Glazed Cinnamon Rolls
I like to get a jump on my New Year’s resolutions— it means I’m more likely to actually do them. With that, I bring you these extraordinary cinnamon rolls. I did all the prep work the night before, kept the rolls in the fridge overnight, and when I woke up on a lazy weekend morning, I popped the pan in the oven and they turned out perfectly. I usually consider cinnamon rolls to be a vessel for frosting and not much else. They can range from greasy to dry to flavorless to hard, and can be somewhat unappealing. But these cinnamon rolls… it was hard to eat only one. Which is why I ate two.
This is actually the second time this year I’ve made cinnamon rolls. You see, I’ve been experimenting with when is the best time to put the dough in the fridge overnight. Last time I made these cinnamon rolls, and I put them in the fridge before the first rise. Big mistake. Huge. The dough didn’t rise at all. Regardless, I rolled out the dough and made the cinnamon rolls, set them by a heater to rise and they didn’t rise again. Convinced they would bake up into little cinnamony rocks, I figured I didn’t have much to lose by baking them anyway. They did rise enough to be edible, but I thought they were bland and not-that-great.
With these cinnamon rolls, I let them rise in a “warm, draft-free spot” (AKA in the bathroom by the radiator, which is the only truly warm room in the house) until doubled in size, at which point I rolled them out, formed the roll and stuck them in the fridge. They, like the first batch of dough, didn’t rise in the fridge either. I was hesitant when I put the pan in the oven the next morning, but they rose and doubled in size beautifully. They were cinnamony, moist and light: mission cinnamon roll accomplished.
Glazed Cinnamon Rolls
(Taken directly, no changes whatsoever, from Baking Illustrated)
Heat the milk and butter in a small saucepan or in the microwave until the butter melts. Remove the pan from the heat and set aside until the mixture is lukewarm (about 100 degrees).
In the bowl of a standing mixer fitted with the paddle, mix together the water, yeast, sugar, egg, and yolks at low speed until well mixed. Add the salt, warm milk mixture, and 2 cups of the flour and mix at medium speed until thoroughly blended, about 1 minute (It is also possible to do this in a large bowl, and all you need is a wooden spoon). Switch to the dough hook (once again, you can stir and then knead by hand), add another 2 cups of the flour, and knead at medium speed (adding up to ¼ cup more flour, 1 tablespoon at a time, if necessary) until the dough is smooth and freely clears the sides of the bowl, about 10 minutes. Shape the dough into a round, place it in a very lightly oiled large bowl, and cover the bowl with plastic wrap. Leave in a warm, draft-free spot until doubled in bulk, 1½ to 2 hours.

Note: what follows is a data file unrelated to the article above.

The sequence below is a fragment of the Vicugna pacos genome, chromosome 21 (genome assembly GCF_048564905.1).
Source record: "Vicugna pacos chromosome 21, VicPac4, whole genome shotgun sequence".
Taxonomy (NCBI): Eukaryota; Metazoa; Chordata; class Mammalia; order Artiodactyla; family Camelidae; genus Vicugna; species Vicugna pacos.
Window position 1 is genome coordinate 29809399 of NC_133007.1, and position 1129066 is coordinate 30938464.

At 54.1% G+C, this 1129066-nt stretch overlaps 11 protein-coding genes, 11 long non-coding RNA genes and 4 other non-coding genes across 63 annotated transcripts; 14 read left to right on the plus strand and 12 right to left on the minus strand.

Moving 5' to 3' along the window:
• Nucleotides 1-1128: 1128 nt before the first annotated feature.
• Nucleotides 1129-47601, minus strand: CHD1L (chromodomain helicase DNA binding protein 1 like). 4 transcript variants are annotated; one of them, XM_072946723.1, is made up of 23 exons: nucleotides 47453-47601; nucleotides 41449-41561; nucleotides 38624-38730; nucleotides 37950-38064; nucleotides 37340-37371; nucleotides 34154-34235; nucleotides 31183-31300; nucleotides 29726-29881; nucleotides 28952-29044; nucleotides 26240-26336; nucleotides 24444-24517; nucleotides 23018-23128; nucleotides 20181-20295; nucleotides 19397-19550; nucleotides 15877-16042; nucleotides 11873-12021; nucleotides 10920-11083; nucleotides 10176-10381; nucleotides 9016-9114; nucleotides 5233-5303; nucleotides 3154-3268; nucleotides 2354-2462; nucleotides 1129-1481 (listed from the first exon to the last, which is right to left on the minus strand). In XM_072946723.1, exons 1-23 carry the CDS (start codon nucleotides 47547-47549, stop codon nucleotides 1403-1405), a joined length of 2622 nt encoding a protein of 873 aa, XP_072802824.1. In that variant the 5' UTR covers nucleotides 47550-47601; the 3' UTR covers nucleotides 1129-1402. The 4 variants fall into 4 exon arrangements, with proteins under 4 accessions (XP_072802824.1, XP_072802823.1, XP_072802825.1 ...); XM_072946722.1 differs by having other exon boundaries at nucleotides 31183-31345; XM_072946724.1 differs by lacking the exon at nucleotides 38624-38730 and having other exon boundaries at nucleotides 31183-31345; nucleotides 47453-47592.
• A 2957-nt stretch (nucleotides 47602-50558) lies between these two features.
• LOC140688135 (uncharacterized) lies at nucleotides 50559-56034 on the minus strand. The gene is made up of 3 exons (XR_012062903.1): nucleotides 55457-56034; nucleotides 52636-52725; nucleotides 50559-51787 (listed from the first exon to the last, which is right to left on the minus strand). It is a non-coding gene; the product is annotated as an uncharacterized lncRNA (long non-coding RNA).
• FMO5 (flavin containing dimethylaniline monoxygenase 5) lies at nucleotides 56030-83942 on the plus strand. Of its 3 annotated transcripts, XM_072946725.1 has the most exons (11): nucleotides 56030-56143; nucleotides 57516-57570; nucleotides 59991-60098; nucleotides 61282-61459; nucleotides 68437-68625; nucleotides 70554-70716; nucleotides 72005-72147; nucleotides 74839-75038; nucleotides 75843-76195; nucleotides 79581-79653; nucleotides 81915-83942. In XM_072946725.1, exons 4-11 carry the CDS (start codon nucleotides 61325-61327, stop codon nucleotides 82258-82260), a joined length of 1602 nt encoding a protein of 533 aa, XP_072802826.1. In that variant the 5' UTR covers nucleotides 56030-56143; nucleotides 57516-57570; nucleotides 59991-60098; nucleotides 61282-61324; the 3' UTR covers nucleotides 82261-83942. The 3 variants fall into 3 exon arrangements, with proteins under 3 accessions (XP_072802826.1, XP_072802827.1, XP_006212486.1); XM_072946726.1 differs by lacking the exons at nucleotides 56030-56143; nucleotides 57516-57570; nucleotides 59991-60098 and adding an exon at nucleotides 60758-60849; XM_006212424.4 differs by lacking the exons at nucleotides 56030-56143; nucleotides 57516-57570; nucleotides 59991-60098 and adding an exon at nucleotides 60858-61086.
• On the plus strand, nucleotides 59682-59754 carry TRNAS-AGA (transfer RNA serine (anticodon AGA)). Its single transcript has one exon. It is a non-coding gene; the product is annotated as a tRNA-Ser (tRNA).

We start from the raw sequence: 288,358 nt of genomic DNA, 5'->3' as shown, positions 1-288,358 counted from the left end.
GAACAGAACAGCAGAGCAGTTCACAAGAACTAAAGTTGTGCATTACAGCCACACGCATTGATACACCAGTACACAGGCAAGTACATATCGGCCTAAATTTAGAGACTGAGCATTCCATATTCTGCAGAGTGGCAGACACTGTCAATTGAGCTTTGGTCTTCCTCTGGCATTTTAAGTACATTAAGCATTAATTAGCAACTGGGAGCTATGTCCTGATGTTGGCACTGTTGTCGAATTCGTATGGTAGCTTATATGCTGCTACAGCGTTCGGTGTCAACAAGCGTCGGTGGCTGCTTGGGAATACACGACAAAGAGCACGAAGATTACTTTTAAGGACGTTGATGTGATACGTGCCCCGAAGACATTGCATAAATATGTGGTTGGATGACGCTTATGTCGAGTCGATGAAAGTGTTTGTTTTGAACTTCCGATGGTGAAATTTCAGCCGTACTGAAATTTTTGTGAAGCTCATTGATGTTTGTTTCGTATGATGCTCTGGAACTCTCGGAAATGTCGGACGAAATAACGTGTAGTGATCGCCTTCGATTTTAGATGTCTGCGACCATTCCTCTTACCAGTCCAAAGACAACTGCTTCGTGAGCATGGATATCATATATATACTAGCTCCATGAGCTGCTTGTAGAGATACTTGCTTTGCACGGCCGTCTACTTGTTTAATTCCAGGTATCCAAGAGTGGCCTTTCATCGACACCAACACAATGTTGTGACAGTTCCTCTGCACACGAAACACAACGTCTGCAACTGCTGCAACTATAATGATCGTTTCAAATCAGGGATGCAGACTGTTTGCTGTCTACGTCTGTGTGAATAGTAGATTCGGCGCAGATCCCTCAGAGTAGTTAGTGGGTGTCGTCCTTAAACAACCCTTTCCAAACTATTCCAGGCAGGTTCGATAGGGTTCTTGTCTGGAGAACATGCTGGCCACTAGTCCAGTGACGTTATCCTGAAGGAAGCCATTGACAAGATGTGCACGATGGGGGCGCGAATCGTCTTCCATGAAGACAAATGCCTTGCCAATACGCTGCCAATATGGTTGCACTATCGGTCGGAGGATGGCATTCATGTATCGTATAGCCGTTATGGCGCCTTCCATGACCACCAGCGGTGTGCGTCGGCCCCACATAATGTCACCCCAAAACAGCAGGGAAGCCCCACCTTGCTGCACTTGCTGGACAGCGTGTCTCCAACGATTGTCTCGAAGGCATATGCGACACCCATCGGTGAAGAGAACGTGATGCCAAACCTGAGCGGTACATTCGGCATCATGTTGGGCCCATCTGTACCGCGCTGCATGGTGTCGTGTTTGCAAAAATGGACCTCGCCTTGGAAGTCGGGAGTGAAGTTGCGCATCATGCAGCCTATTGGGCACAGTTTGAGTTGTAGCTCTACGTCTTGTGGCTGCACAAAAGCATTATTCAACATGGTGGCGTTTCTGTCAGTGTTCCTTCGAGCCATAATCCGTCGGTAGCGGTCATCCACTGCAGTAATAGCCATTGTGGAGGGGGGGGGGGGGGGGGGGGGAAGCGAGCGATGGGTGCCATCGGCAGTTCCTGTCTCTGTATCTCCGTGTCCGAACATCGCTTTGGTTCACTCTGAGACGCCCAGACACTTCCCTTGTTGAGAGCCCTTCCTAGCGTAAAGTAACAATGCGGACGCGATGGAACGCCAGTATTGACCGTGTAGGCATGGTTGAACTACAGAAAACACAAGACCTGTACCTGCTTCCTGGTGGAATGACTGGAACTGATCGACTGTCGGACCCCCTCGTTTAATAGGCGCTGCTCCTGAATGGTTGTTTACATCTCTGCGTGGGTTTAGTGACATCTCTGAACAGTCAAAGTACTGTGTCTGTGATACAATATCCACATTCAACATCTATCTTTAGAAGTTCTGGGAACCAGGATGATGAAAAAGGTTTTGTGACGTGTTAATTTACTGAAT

Mix together the filling ingredients in a small bowl. Grease a 13 by 9-inch baking dish.
After the dough has doubled in bulk, press it down and turn it out onto a lightly floured work surface. Using a rolling pin, shape the dough into a 16 by 12-inch rectangle, with a long side facing you. Mix together the filling ingredients in a small bowl and sprinkle the filling evenly over the dough, leaving a ½-inch border at the far edges. Roll the dough, beginning with the long edge closest to you and using both hands to pinch the dough with your fingertips as you roll. Moisten the top border with water and seal the roll. Lightly dust the roll with flour and press on it ends if necessary to make a uniform 16-inch cylinder. Cut the roll in 12 equal pieces and place the rolls cut-side up in the prepared baking dish. Cover with plastic wrap and place in a warm, draft-free spot until doubled in bulk, 1½ to 2 hours.
When the rolls are almost fully risen, adjust an oven rack to the middle position and heat the oven to 350 degrees. Bake the rolls until golden brown, 25 to 30 minutes. Cool for 10 minutes. Meanwhile, stir the glaze ingredients together until smooth. Glaze the rolls and serve.